In 1990, Phiroj began teaching the guitar to students and then went on to establish ‘Musical Spectrum’ with another guitar teacher, Suresh Mukhia. At the institute, Phiroj has been teaching six days a week and allocates one hour for each student. “Once students have passed the basic course, they  spend more time practicing. I have to give more time to those doing the basic course,” says Phiroj. As expected, most of the students are boys and when asked about their consistency, he answers, “There are those who leave after one or two months and you can tell beforehand, which ones will. There are others who have been with us since the beginning, and we know they are serious about learning and will not leave any time soon.”
Contact: 5529798

Birendra Bikram Shah: Cricket Coach
One of the coaches at Shangri-la Cricket Academy (SCA), Birendra Shah also teaches cricket at the Little Angels School. He is one of the few cricketers in Nepal who has an academic background. A product of Priyadarshani Cricket Academy of Asansol, he played his first season there and moved on to the sub-division level league matches. He finally played in the Super division for Young Men’s Cricket Club (YMCC).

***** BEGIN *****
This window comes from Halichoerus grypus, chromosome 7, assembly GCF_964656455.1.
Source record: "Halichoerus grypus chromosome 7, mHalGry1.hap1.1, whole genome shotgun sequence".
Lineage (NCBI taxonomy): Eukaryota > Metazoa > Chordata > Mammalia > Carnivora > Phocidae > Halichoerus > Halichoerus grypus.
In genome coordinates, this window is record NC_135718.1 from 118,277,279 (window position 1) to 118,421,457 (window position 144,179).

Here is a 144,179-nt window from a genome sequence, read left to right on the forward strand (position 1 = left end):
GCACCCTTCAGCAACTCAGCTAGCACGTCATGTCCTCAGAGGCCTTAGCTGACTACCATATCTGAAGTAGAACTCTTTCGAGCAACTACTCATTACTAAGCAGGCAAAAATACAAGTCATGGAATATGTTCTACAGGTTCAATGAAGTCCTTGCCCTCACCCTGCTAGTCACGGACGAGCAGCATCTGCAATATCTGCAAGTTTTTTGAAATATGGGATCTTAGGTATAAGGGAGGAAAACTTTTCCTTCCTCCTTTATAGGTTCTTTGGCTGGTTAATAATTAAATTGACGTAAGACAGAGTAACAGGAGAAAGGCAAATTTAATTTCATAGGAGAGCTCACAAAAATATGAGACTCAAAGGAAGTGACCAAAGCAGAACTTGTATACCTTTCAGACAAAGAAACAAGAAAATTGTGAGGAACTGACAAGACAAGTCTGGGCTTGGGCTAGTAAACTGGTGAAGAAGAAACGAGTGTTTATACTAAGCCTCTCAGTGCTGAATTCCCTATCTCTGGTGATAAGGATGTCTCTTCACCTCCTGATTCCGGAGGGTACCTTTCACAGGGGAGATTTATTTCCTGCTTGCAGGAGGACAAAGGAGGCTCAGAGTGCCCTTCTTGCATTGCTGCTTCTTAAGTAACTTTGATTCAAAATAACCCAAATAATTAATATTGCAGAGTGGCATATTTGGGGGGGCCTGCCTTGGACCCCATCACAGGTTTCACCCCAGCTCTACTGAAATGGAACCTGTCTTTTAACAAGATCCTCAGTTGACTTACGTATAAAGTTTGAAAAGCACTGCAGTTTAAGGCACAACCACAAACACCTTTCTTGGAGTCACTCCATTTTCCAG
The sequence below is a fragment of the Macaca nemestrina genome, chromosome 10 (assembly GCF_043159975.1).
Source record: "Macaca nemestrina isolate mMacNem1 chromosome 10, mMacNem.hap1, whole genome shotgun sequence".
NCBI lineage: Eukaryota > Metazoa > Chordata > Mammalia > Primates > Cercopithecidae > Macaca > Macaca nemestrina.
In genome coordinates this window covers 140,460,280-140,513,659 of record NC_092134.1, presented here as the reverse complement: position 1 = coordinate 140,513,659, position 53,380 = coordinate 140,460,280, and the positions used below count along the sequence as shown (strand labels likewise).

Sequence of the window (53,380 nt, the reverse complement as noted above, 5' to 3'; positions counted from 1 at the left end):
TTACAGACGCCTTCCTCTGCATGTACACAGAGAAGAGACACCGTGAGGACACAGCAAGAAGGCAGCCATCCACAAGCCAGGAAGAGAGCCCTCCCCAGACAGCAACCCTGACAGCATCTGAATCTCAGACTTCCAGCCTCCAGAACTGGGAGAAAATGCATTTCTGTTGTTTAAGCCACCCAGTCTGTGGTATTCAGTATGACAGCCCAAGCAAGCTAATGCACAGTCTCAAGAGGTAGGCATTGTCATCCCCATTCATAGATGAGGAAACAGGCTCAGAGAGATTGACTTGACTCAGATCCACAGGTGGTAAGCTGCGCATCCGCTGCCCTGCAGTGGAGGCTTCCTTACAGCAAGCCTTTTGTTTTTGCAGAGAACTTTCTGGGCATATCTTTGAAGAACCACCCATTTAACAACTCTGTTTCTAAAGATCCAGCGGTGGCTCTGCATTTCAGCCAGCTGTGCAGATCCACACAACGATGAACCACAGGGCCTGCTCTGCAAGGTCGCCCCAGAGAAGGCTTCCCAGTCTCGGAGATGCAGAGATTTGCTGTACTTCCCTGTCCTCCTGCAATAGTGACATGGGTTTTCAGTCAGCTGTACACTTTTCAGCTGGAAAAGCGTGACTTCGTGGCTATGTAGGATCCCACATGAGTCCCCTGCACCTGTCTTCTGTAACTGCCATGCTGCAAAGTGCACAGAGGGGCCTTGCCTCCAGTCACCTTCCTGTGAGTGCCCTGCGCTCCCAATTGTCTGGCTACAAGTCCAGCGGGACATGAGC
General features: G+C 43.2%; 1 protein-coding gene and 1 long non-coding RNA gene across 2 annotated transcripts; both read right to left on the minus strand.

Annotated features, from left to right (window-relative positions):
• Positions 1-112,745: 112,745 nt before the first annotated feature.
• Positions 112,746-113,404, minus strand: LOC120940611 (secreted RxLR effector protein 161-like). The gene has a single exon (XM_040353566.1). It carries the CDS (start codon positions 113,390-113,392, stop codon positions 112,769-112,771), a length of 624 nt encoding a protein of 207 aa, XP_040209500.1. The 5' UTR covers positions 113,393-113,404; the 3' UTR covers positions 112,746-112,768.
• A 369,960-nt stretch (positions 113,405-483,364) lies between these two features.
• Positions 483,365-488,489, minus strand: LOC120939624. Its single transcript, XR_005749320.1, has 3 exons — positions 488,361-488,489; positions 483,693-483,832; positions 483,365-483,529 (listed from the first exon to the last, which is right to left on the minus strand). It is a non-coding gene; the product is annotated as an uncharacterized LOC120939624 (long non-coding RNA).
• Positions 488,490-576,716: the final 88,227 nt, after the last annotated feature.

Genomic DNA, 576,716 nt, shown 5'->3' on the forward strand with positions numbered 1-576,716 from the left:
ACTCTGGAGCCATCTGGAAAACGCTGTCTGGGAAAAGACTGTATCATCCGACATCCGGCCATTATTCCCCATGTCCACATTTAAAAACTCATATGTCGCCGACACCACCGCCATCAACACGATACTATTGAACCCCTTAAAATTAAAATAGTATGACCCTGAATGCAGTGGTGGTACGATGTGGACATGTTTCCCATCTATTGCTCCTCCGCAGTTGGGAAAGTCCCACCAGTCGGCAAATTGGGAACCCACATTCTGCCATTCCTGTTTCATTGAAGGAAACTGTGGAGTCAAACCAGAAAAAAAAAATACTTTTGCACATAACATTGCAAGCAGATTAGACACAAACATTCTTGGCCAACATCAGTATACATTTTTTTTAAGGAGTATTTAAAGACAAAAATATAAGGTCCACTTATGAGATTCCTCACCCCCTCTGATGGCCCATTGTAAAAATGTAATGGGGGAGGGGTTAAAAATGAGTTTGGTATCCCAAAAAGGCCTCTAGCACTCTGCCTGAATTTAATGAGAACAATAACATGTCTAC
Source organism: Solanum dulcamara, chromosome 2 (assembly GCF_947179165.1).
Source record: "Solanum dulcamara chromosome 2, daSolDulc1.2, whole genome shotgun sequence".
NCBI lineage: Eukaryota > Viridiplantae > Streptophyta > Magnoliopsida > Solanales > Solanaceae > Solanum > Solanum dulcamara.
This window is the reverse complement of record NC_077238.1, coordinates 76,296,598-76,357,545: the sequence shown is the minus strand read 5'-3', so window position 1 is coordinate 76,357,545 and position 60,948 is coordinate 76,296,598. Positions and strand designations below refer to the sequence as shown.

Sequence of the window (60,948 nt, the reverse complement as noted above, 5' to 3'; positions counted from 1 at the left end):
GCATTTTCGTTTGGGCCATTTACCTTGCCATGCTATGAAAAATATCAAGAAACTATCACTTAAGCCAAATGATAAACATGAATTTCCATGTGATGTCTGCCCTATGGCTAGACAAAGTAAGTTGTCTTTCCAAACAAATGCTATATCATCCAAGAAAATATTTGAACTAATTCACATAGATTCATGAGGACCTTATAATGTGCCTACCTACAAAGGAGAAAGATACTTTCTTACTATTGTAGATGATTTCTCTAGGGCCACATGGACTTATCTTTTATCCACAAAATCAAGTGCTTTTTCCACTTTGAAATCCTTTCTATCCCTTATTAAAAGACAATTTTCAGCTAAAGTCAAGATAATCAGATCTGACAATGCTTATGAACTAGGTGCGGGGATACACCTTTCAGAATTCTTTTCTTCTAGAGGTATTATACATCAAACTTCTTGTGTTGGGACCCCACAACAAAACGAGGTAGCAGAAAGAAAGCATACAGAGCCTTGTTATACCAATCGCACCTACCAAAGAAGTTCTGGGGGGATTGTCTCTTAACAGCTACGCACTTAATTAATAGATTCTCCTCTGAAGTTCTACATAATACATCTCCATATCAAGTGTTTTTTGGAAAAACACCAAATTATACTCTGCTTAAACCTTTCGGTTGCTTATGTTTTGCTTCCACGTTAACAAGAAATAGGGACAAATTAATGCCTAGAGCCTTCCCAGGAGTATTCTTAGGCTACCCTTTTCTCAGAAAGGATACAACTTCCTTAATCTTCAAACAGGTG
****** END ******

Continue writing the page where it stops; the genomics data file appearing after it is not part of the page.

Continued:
Shah arrived in Nepal and played for the Baneshwor Height Cricket Club in the Mahabhir Cup. Then in 1999, he was selected for the Under-19 Nepali national team and played in the Youth Asia Cup (World Cup qualification) where they reached the finals. He was also a very important member of the U-19 team as opening batsman. The team qualified for the World Cup that was held in Sri Lanka. It was the first batch to play in a world cup and his most important innings came when playing against England.

In 2001, Birendra qualified for the senior team to play the ICC Trophy in Toronto, Canada. After 2002, his interest began to shift towards coaching. So, he began his coaching career with South Point Boarding School and also taught at the Buddha School. Some of the other schools he has taught at are Little Angels, Gems and United School to name a few. Today, Birendra Bikram is a director and a coach at the Shangri-la Cricket Academy.